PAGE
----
‘Just make the call’ on child abuse, group says

Boost director Karyn Kennedy says if you suspect it, report it. Andrew Ardizzi

Andrew Ardizzi
Senior News Reporter

Boost Child Abuse Prevention and Intervention launched its national Go Purple for Prevention campaign Wednesday morning at Humber’s North Campus.

“One of our main objectives is to educate people that abuse does happen and that we can do something to prevent it,” said Boost’s executive director, Karyn Kennedy.

Boost is an organization committed to eliminating abuse and violence among children, youth and families throughout Toronto and the surrounding areas.

It’s a collective responsibility to call a children’s aid society if child abuse is suspected, Kennedy said.

“We believe that every child has the right to grow up free from abuse and violence and we all have a responsibility to protect kids,” she said.

Kennedy said research has shown in recent years most people wouldn’t make the call if they suspected abuse, especially by people they know.

“People need to know they can make the call, they don’t have to identify themselves if they’re not comfortable and they don’t have to be sure,” she said. “They just need to make the call.”

Boost helps facilitate programs in schools where kids take part in activities teaching them who they can go to if they have a problem, said Kennedy.

Kennedy said Boost follows up on the program by first finding out what children know before the program, directly after and again six months after to see how much information they retained.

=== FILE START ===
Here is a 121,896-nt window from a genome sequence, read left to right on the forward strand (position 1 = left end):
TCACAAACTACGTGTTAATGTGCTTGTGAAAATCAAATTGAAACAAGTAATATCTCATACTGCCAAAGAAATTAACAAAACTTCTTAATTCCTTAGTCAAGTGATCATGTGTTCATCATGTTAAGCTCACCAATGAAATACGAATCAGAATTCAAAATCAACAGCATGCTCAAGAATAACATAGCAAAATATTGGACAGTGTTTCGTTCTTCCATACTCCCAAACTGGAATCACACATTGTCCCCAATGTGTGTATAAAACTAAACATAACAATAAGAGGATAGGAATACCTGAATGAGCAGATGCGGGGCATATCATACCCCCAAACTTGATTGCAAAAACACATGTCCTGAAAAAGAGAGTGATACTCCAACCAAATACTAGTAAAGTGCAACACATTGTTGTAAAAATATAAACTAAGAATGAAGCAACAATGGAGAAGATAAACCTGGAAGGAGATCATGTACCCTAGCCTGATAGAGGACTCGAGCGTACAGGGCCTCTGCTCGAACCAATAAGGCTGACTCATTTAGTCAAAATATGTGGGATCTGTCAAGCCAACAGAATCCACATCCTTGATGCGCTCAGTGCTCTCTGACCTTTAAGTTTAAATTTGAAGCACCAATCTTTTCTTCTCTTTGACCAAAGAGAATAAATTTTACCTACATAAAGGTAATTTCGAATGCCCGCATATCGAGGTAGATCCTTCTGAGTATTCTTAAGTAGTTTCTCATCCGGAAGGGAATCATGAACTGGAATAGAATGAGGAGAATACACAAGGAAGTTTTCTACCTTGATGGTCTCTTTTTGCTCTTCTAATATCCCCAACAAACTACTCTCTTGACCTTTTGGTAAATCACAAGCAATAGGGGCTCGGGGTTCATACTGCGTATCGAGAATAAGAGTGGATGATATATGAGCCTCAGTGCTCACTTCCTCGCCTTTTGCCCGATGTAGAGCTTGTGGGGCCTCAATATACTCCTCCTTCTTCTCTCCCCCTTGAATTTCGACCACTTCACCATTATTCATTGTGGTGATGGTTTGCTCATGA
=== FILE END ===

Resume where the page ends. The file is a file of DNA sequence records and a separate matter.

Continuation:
Helping with the launch of Boost’s campaign were Humber’s creative advertising students, who designed three child-friendly posters and a public service video.

The posters included children with unicorns, dinosaurs and with an adult.

“How do children escape these negative situations in a positive way?” asked Leah Barrette, 22, the project’s art director and graduate of the creative advertising program. “We thought through their imagination and through dressing up or drawing pictures.”

Humber president John Davies was on hand and applauded Boost’s work.

“Fundamentally this is about Boost,” said Davies. “The main thing is get the word out about child abuse.”

It’s also an opportunity for Humber students to showcase their skills and to do it through real work experience, said Davies.

Alexis Totino, a graduate of child and youth worker program, was a co-host for the launch.

Totino has since gained a Master’s degree in social work and works throughout the city helping youth.

She said many youth suffer abuse or neglect and it’s important to get the word out.

“When you work in the field you can see how these programs positively affect kids’ lives,” she said. “It’s worth it to help people.

“That one call, one word, one sentence of encouragement; it can change the trajectory of someone’s life.”

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